Guns: Responsible Regulations and Culture

Back in the early eighties, a group of us on our way to a local bar happened to pass a gun shop.  There in the window display was an AR-15, with a price tag of around $500.  It caught our eye, and the price attracted a lot of comment along the lines of “that much?”   Later on over drinks, the discussion wound around to why anyone would want to buy that rifle.  Various uses were brought up, but quickly dismissed.  Not so much because it couldn’t be used for those, but because another rifle or shotgun would do the job much better and cheaper.  The consensus was that it was a vanity purchase.   Were we “anti-gun fanatics?”  No, it was because we knew that rifle intimately.  We were all in the Army.

The AR-15 is the civilian version of what was the standard rifle for us:  The M16A1.  We’d had to memorize its specifications, we’d fired it numerous times (it’s a requirement), we’d taken it apart and put it back together.  Over and over again.    That’s why we knew all about it.   We were also from similar backgrounds.  We were all “country boys,” who had grown up around guns, and had done our share of hunting and shooting growing up.  Most of us still owned guns, and went hunting. That’s why none of us could come up with a realistic reason to own an AR-15.  Every potential use amounted to the equivalent of using a screwdriver as a chisel.  Yes, it can be done, but it doesn’t work as well as a chisel.

That’s still my opinion today.  There’s no good reason to own one or any other weapon like it, except for vanity.  Sure, it’s fun to go to a range and shoot it.  Heck, I liked it too, and I really liked firing automatic weapons.   But that isn’t enough to make me want to buy one.   You can think you’re “tough” and play soldier, which seems to be the core behind much of the “defend freedom!” group.  As Josh Marshall put it:

You could certainly make the argument that all sorts of awful things might have happened if we didn’t have hobbyists at gun shows buying military grade weapons and body armor and stuff. But that’s akin to magical thinking.

Maybe my mobile devices are keeping the government in bounds too. I might say water skiing or rock music have stemmed the tide against tyranny. But you’d probably say I was crazy.

It is a bizarre fantasy, I believe of comparatively new vintage, and one that holds pretty much the entire actual history of a free people in some combination of ignorance and contempt. It’s the crazy black helicopter nonsense from the 1990s just slightly updated.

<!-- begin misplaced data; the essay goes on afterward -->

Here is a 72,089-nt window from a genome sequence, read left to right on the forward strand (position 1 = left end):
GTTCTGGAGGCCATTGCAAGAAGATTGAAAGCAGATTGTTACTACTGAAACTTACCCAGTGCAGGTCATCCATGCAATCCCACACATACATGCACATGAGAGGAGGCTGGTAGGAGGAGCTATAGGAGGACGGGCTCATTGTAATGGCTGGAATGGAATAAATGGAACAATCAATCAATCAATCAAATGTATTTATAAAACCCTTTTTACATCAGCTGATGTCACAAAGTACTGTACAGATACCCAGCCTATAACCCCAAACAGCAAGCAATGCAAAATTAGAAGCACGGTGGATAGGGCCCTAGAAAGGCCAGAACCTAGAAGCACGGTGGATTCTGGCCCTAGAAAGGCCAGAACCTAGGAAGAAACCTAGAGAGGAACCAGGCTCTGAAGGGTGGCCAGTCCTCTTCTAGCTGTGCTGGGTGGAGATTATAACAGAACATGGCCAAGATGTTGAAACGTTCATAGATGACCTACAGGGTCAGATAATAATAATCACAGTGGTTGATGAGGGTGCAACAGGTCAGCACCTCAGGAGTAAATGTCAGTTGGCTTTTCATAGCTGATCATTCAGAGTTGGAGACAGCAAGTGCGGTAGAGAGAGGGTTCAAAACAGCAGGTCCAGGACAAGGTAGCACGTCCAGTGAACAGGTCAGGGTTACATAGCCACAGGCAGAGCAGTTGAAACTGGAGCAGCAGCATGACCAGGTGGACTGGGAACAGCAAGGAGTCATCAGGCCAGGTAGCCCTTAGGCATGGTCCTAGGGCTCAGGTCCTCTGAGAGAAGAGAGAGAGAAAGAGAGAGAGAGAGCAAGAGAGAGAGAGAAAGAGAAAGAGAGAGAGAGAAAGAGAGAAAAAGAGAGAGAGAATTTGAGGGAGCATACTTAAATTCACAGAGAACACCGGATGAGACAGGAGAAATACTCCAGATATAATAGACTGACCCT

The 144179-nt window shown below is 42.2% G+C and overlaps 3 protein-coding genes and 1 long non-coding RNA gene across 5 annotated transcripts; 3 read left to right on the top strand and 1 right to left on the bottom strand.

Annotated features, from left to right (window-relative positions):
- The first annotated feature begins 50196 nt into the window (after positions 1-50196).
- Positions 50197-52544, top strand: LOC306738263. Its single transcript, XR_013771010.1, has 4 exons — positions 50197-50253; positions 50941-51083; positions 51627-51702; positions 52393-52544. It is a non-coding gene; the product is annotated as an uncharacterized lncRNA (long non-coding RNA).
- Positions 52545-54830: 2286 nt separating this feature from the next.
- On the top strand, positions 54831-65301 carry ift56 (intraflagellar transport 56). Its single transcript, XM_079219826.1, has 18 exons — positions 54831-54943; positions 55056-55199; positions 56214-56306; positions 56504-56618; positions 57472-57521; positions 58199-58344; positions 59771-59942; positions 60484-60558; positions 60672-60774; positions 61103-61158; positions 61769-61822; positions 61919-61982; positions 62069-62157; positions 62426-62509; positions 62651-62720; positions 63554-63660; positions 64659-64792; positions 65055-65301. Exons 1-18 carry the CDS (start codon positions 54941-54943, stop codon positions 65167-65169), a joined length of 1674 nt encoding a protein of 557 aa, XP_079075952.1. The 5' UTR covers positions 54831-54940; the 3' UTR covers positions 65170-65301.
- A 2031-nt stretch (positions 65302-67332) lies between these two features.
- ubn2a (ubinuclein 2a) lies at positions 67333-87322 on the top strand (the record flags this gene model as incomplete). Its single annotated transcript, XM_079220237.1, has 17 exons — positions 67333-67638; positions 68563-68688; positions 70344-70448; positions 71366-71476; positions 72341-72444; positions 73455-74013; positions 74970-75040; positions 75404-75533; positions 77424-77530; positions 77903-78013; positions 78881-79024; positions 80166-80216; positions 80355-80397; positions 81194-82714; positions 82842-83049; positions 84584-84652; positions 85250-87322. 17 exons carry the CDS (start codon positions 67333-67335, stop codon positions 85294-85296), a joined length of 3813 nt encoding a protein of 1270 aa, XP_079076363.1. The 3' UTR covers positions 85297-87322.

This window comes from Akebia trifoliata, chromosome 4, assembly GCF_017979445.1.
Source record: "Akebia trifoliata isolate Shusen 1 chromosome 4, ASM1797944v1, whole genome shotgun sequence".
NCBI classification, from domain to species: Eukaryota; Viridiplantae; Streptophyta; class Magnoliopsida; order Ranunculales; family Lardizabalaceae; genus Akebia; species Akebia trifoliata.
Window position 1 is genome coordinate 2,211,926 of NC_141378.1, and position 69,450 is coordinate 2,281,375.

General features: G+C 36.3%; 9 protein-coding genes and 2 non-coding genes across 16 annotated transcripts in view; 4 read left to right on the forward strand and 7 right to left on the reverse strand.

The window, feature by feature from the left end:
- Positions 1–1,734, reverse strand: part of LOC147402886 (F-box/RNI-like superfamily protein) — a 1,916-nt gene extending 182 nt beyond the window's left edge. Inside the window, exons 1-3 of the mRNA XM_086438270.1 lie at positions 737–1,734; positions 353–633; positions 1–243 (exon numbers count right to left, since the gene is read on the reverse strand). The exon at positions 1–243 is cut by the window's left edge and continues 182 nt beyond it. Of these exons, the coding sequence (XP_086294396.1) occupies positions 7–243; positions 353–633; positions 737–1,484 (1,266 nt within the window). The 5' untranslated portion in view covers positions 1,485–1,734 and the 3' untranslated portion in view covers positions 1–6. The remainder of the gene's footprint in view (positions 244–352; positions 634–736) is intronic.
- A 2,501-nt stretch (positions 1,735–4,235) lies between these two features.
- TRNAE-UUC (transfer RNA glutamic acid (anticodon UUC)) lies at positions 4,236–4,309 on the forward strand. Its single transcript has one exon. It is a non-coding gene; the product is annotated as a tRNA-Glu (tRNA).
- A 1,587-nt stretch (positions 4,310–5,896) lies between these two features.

He’s right, and it’s time to stop the bullshit.  Besides the fact that the few “insurrections” in American history have met with miserable failure, the various “militia groups” – who do not fall under the legal standard of what constitutes a militia – that have managed to get themselves to the point of breaking the law have been quickly rounded up and sent to jail. Usually after a good number of them try to run away from the police.  The idea that they’d stand up to the National Guard or the active military?  Laughable.

There is absolutely no good reason someone needs a rifle with a large capacity magazine which can fire rounds as fast as you can pull the trigger.   I had someone today try to tell me that they could be “used for hunting deer.”  Besides the fact that you can’t in this state,  a 30.06 or a 12 gauge shotgun with a slug or buckshot works better.  Not only that, but if you can’t hit it with your first shot, you’re not going to hit it with the next 20 or 30 rounds.  That’s always assuming that your state allows you to use it for hunting, and the odds are …  it doesn’t.  It turns out that many states have regulations stating what weapons can be used for what game, and generally the “assault rifles” don’t meet them.  “Varmint hunting?”  Seriously, a .22 is better at it, and cheaper.  Like the “deer” example, you’re still not going to need to rapidly throw 2o or 3o rounds at what you’re shooting at.  Every “example” I’ve heard falls into the “using a screwdriver as a chisel” category.

I haven’t addressed handguns, but many of the justifications fall under the same “serious bullshit” category, with healthy doses of wishful thinking and fantasy.   Everyone likes to think of themselves as that hero in the westerns, or Dirty Harry.  The guy who calmly, coolly assesses the situation, pulls his gun out and accurately takes out the armed bad guys, while not killing any innocent bystanders.  Real life isn’t like that.  People freeze, there’s an adrenaline rush, innocent bystanders tend to not get out of the way, and the bad guys aren’t always conveniently not shooting back or standing with nothing behind them.  Add more “armed civilians” to the mix?  Increase the likelihood of a truly impressive body count, most of whom will be the result of “friendly fire.”

Here’s the other thing:  Carrying a gun makes you more likely to see others as being armed.  Which can – and has – led to tragic consequences:

The man accused of shooting a 17-year-old Wolfson High School student to death Friday night at a gas station during an argument over loud music waived his first court appearance in Jacksonville Wednesday.

But while Michael David Dunn wasn’t in court, the 45-year-old Melbourne man’s attorneys were as he was officially charged with second-degree murder in the shooting death of Jordan Russell Davis.

Dunn’s attorney, Robin Lemonidis of Melbourne, stated her client “absolutely” saw someone with a shotgun in the red sport-utility vehicle next to his car at the convenience store that night.